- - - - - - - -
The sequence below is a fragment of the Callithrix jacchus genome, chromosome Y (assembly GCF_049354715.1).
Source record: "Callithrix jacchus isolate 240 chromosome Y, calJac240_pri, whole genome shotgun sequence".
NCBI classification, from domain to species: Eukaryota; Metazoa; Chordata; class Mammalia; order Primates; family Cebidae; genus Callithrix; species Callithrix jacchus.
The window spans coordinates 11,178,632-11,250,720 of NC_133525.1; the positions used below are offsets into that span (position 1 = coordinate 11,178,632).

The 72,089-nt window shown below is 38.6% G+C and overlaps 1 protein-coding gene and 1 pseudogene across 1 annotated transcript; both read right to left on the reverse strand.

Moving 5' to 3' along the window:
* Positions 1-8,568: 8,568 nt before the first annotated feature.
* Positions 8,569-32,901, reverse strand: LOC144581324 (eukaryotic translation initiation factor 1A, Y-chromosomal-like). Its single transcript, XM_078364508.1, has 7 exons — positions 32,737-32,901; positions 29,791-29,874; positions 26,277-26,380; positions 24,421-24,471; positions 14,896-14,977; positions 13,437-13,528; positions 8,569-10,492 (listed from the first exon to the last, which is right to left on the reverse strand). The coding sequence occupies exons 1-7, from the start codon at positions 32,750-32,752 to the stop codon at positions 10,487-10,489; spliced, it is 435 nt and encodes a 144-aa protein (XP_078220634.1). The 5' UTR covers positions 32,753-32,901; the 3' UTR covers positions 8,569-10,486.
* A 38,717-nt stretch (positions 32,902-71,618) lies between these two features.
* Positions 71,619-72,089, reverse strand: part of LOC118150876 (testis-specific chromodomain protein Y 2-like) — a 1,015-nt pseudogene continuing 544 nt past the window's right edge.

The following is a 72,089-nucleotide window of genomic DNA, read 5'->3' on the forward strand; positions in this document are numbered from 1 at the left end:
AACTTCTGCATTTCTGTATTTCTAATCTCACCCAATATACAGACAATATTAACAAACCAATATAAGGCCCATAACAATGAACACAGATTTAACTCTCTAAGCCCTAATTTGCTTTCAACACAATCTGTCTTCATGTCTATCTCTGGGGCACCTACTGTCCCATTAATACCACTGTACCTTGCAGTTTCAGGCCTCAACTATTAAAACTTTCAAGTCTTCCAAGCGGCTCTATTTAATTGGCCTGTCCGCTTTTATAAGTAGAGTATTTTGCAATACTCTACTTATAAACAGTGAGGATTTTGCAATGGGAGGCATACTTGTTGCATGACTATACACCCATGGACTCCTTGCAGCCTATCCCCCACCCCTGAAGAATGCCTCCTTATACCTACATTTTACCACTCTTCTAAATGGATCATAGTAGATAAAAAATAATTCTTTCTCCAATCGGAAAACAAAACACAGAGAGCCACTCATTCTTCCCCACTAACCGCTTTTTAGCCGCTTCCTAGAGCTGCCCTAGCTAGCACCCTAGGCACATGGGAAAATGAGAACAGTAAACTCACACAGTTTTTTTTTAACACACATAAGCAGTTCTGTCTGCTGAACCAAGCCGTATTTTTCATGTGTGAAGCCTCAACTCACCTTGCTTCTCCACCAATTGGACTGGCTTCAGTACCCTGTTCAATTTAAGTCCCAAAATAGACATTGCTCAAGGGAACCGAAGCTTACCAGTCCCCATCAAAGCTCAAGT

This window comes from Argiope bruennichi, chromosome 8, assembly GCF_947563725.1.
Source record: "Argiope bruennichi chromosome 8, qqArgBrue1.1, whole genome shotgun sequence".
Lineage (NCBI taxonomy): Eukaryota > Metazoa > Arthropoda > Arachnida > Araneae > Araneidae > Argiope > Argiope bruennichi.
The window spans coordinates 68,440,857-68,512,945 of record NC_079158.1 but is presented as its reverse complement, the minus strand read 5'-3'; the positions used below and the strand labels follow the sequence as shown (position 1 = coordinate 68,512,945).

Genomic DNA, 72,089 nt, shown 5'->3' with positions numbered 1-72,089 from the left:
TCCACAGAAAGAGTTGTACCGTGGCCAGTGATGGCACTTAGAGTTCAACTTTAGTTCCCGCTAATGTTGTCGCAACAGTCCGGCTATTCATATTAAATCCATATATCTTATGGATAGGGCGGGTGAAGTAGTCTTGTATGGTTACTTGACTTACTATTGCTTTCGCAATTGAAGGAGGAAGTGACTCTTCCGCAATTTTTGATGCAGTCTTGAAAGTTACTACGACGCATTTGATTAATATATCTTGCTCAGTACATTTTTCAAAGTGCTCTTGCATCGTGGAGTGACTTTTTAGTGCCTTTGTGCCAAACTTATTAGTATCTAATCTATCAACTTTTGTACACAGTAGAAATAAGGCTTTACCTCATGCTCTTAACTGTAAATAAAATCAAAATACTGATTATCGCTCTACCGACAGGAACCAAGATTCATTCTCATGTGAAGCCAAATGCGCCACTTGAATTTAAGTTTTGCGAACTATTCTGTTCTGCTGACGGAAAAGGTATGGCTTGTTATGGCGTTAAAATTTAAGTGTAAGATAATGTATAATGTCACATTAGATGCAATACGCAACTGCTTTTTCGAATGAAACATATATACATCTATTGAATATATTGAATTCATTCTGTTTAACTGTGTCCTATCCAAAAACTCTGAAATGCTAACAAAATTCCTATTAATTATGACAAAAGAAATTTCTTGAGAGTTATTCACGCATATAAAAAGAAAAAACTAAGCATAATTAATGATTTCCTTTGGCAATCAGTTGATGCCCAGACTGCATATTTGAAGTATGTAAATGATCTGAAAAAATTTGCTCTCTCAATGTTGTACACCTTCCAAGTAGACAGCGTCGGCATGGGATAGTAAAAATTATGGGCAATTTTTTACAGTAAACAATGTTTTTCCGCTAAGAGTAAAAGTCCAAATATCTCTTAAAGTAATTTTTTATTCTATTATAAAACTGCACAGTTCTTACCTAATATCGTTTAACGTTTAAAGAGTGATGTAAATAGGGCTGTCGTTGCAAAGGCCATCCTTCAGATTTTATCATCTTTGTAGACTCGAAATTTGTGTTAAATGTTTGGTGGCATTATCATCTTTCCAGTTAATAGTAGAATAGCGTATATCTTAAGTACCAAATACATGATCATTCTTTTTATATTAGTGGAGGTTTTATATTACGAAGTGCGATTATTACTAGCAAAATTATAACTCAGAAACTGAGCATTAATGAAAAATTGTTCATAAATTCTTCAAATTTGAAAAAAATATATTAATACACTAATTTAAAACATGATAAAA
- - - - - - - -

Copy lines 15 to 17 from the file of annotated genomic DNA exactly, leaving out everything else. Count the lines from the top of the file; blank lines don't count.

Lineage (NCBI taxonomy): Eukaryota > Metazoa > Arthropoda > Arachnida > Araneae > Araneidae > Argiope > Argiope bruennichi.
The window spans coordinates 68,440,857-68,512,945 of record NC_079158.1 but is presented as its reverse complement, the minus strand read 5'-3'; the positions used below and the strand labels follow the sequence as shown (position 1 = coordinate 68,512,945).

Genomic DNA, 72,089 nt, shown 5'->3' with positions numbered 1-72,089 from the left: